March 2, 1867
President Johnson vetoes the Tenure of Office Act. This Act states that a President may not dismiss appointed officials without the consent of Congress. Johnson felt this was a violation of the Constitution.
Johnson later removes Edwin Stanton, Secretary of War, from his cabinet. This will become an Article of Impeachment.
A measure is added to the Army Appropriations Act for 1867-8 that stated the President had to issue all military orders through the General of teh army stationed in Washington, D.C. Johnson felt this hindered his rights as Commander in Chief of the army and navy.
Johnson later places conservative generals in command in the South, thereby disregarding the Army Appropriations Act and Congress's desire for strict military reconstruction. This will also become an Article of Impeachment.
February 21, 1868
Andrew Johnson issues an order removing Edwin Stanton from the office of Secretary of War without the consent of Congress, thereby breaching the rules set forth in the Tenure of Office Act.
February 24, 1868
The U.S. House of Representatives passes a resolution impeaching the President of "high crimes and misdemeanors" by a strict party vote of 128 to 47. After the vote, the House appointed a committee to draw up specific charges.
February 29, 1868
The House committee reported ten articles of impeachment. After debate, the number of articles were reduced to nine. All but two were based on Johnson's alleged violation of the Tenure of Office Act. After the House adopted these charges, it added two more articles of Impeachment.
March 4, 1868
The House managers deliver and exhibit the articles of impeachment to the U.S. Senate.
March 5, 1868
The court on impeachment convenes and Salmon P. Chase, Chief Justice of the Supreme Court, takes the oath as presiding officer of the impeachment trial.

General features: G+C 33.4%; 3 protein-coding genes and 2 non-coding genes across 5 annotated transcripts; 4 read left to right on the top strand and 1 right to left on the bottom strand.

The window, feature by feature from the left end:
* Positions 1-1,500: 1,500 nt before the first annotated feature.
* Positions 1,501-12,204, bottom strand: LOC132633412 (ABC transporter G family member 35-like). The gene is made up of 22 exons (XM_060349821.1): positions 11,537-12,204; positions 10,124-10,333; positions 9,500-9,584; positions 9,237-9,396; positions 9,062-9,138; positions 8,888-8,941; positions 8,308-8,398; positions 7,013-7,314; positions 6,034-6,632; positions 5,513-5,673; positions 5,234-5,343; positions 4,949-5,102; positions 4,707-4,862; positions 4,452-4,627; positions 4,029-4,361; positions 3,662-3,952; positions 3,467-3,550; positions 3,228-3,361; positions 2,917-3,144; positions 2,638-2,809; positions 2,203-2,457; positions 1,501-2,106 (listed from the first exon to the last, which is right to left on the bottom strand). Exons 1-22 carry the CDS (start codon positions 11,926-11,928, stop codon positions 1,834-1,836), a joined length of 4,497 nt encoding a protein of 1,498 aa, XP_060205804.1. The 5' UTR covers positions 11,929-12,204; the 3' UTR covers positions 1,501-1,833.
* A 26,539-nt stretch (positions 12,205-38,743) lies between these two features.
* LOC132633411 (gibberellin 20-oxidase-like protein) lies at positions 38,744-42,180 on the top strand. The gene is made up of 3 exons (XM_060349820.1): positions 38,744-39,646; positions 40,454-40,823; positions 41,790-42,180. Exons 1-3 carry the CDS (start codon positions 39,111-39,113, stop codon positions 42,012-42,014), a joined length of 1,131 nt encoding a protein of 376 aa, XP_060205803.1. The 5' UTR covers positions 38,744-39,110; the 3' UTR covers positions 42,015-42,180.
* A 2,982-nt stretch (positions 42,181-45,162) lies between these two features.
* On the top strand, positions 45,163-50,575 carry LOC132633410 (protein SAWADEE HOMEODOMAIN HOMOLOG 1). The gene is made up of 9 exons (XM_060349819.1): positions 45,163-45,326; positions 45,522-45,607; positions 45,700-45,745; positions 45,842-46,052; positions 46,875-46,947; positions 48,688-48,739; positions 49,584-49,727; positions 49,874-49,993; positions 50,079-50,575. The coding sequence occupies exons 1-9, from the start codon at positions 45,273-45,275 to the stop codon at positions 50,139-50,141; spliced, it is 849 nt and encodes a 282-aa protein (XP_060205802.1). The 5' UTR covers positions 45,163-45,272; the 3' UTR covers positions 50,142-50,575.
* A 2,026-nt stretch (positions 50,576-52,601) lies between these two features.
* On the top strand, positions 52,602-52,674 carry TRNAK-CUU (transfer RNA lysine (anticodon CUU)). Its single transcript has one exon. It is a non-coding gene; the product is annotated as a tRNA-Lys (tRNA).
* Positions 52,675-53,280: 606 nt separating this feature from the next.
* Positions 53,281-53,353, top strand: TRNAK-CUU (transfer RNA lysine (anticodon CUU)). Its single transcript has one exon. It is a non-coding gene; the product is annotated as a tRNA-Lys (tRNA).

March 23, 1868
President Johnson's counsel responds to the articles.
March 24, 1868
The House managers file a reply to the President's response.
March 30, 1868
The trial begins
April 4, 1868
The House managers conclude the presentation of their case.
April 9, 1868
The president's attorneys begin their defense.
April 20, 1868
The presiden't attorneys conclude the presentation of their case.
April 22, 1868
Closing arguments begin
May 6, 1868
Closing arguments end.
May 12, 1868
The first vote on the articles is scheduled, but postponed until May 16 due to the illness of Senator Jacob Howard, MI.
May 16, 1868
The first vote is taken on the eleventh article, which was considered to be the one to have the most support for conviction. The vote was 35 to convict and 19 to acquit, one vote short of the two-thirds necessary to convict.
Seven Republican Senators voted for acquittal, one of whom was Senator Edmond Ross of Kansas. He was the last undecided Republican, and it was his vote in the impeachment trial that determined the fate of the President. By voting with his conscience, his own political career was ruined.
The Chief Justice announces, "Two-thirds not having pronounced guilty, the President is, therefore, acquitted of this article."
The Senate adjourns for ten days.
May 26, 1868
The second and third votes on the first and second articles are taken with the same result as the first vote on May 16. The majority gave up and a motion to adjourn carried. The trial is over.